On October 25th, scholarly publishing professionals from around the Triangle in North Carolina put aside their work for a couple hours to join the SSP Durham chapter at the Research Square headquarters for an interactive discussion on telecommuting challenges and best practices.
Our three speakers kicked things off:
Jaime Campbell Fox (American Journal Experts) stressed the importance of intentional team building and manager flexibility regarding the varied communication styles of remote workers
Christa Walker (SAGE Publishing) recommended setting appropriate boundaries and expectations with family and friends, as well as co-workers;
Chhavi Chauhan (American Society for Investigative Pathology) shared her personal journey to stay relevant and visible – and to have her efforts acknowledged – as the only remote worker in her organization.
After a round of questions, the 35 attendees split up into small brainstorming groups to share anecdotes – turns out there were not many fans of BlueJeans or WebEx! – and discuss various challenges. Here are some of the tips related to the larger group:
- Be honest with yourself about what you need to have a productive working environment – it’s OK if you don’t do well working alone in your home office every day!
- Set core hours for your team to make sure there’s overlap for folks in different time zones.
- At the same time, be strict about when your workday ends. You don’t need to answer your cell phone if someone calls after hours! Add your working hours to your company email signature and Teams/Slack profile, and most importantly, be respectful of co-workers.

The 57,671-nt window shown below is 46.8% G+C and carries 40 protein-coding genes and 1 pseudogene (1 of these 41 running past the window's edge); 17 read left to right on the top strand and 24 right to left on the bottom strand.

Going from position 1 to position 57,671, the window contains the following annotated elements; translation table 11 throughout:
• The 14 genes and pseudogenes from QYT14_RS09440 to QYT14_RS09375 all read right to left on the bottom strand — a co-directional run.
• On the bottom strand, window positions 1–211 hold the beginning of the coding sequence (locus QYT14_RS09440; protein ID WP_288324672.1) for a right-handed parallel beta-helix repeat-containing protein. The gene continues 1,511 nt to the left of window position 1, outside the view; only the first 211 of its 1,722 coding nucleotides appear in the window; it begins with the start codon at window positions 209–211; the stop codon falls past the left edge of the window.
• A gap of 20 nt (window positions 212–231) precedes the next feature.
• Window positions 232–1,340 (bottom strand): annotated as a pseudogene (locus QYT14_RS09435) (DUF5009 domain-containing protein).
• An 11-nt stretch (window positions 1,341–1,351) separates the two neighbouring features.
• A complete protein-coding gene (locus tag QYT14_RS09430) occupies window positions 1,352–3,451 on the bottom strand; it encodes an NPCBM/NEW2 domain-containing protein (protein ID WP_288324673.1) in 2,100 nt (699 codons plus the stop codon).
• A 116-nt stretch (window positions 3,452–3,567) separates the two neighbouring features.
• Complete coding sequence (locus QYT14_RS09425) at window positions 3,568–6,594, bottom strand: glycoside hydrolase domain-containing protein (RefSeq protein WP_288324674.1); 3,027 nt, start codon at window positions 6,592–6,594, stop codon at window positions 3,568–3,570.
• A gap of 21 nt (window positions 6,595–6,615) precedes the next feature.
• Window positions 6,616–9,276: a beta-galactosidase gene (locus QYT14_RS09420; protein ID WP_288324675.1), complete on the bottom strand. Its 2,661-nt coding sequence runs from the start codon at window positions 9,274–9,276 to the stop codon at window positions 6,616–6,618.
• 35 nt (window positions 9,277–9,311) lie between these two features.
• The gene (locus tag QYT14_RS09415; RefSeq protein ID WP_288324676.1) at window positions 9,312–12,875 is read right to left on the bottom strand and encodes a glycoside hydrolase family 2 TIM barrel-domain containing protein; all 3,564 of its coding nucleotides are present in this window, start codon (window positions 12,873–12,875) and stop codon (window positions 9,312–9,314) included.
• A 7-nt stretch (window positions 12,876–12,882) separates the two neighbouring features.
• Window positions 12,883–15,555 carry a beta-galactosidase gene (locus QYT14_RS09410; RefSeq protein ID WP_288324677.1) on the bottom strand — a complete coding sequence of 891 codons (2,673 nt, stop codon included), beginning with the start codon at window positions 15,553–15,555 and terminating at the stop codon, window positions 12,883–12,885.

- Don’t give into work-from-home guilt and work excessive hours to meet an imagined standard of productivity. Remind yourself there are times when in-office workers are not 100% focused on a task.
- When there’s no physical separation between work and home, it’s difficult to disconnect. Meditate for 5-10 minutes to reset after work.
- If you still find yourself struggling to separate work from your home life, consider “commuting” to your home office by taking a one-mile walk around your neighborhood. If you aren’t able to easily put the work down, you could “commute” home with a walk in the opposite direction.
- Team building can be more challenging when some, or most, team members work remotely. It’s important that managers allow space for people to share who they are and where they come from with the team. One suggestion was for individuals to take the team on a “photo walking tour” of their city or local neighborhood. Another team building idea: create designated channels on Teams or Slack for nonwork chat – some suggestions include “Crowd Sourcing” or “Pets”.
- Use video, including screen sharing calls, whenever possible, to facilitate communication.
- Working from home can be even more sedentary than working in an office. Get a FitBit or set-up reminders to get moving!
We invite you to learn from these tips as we did, and to share with us any additional tips you may have! Do you telecommute full-time or part-time? Are you curious about telecommuting? Let us know—we’d love to keep the conversation going.
Chhavi Chauhan, PhD, Director of Scientific Affairs, American Society for Investigative Pathology
Jaime Campbell Fox, PhD, Team Manager, American Journal Experts
Christa Walker, Associate Editor, Open Access Journals, SAGE Publishing
Megan M. McCarty (J&J Editorial) and Molly Hansen (Oxford University Press)